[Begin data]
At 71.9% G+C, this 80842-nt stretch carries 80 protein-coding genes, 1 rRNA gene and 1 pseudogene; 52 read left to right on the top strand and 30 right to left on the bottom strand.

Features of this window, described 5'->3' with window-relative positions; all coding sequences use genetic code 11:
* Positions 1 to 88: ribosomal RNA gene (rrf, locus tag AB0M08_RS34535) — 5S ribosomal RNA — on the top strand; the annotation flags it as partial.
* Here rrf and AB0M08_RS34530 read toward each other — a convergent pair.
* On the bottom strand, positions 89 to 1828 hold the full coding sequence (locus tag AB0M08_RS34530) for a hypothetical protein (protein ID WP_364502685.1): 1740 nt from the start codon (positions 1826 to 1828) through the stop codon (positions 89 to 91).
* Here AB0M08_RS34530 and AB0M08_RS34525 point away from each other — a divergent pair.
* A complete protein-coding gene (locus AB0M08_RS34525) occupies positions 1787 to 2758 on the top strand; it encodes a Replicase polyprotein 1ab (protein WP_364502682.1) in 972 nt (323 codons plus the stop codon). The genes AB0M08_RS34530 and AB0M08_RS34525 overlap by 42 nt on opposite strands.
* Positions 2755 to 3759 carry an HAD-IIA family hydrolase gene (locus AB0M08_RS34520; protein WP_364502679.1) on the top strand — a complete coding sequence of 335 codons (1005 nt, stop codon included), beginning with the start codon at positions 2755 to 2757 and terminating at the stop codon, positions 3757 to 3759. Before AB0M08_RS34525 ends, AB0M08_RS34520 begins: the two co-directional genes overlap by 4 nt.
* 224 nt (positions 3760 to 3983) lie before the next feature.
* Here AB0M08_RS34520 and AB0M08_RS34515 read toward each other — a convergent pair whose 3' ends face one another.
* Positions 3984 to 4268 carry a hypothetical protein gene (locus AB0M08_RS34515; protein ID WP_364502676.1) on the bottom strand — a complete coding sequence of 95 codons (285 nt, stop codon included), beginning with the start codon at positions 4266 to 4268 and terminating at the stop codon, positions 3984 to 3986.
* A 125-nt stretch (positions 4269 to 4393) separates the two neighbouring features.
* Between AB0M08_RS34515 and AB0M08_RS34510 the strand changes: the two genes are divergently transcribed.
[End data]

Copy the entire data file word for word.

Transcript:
At 71.9% G+C, this 80842-nt stretch carries 80 protein-coding genes, 1 rRNA gene and 1 pseudogene; 52 read left to right on the top strand and 30 right to left on the bottom strand.

Features of this window, described 5'->3' with window-relative positions; all coding sequences use genetic code 11:
* Positions 1 to 88: ribosomal RNA gene (rrf, locus tag AB0M08_RS34535) — 5S ribosomal RNA — on the top strand; the annotation flags it as partial.
* Here rrf and AB0M08_RS34530 read toward each other — a convergent pair.
* On the bottom strand, positions 89 to 1828 hold the full coding sequence (locus tag AB0M08_RS34530) for a hypothetical protein (protein ID WP_364502685.1): 1740 nt from the start codon (positions 1826 to 1828) through the stop codon (positions 89 to 91).
* Here AB0M08_RS34530 and AB0M08_RS34525 point away from each other — a divergent pair.
* A complete protein-coding gene (locus AB0M08_RS34525) occupies positions 1787 to 2758 on the top strand; it encodes a Replicase polyprotein 1ab (protein WP_364502682.1) in 972 nt (323 codons plus the stop codon). The genes AB0M08_RS34530 and AB0M08_RS34525 overlap by 42 nt on opposite strands.
* Positions 2755 to 3759 carry an HAD-IIA family hydrolase gene (locus AB0M08_RS34520; protein WP_364502679.1) on the top strand — a complete coding sequence of 335 codons (1005 nt, stop codon included), beginning with the start codon at positions 2755 to 2757 and terminating at the stop codon, positions 3757 to 3759. Before AB0M08_RS34525 ends, AB0M08_RS34520 begins: the two co-directional genes overlap by 4 nt.
* 224 nt (positions 3760 to 3983) lie before the next feature.
* Here AB0M08_RS34520 and AB0M08_RS34515 read toward each other — a convergent pair whose 3' ends face one another.
* Positions 3984 to 4268 carry a hypothetical protein gene (locus AB0M08_RS34515; protein ID WP_364502676.1) on the bottom strand — a complete coding sequence of 95 codons (285 nt, stop codon included), beginning with the start codon at positions 4266 to 4268 and terminating at the stop codon, positions 3984 to 3986.
* A 125-nt stretch (positions 4269 to 4393) separates the two neighbouring features.
* Between AB0M08_RS34515 and AB0M08_RS34510 the strand changes: the two genes are divergently transcribed.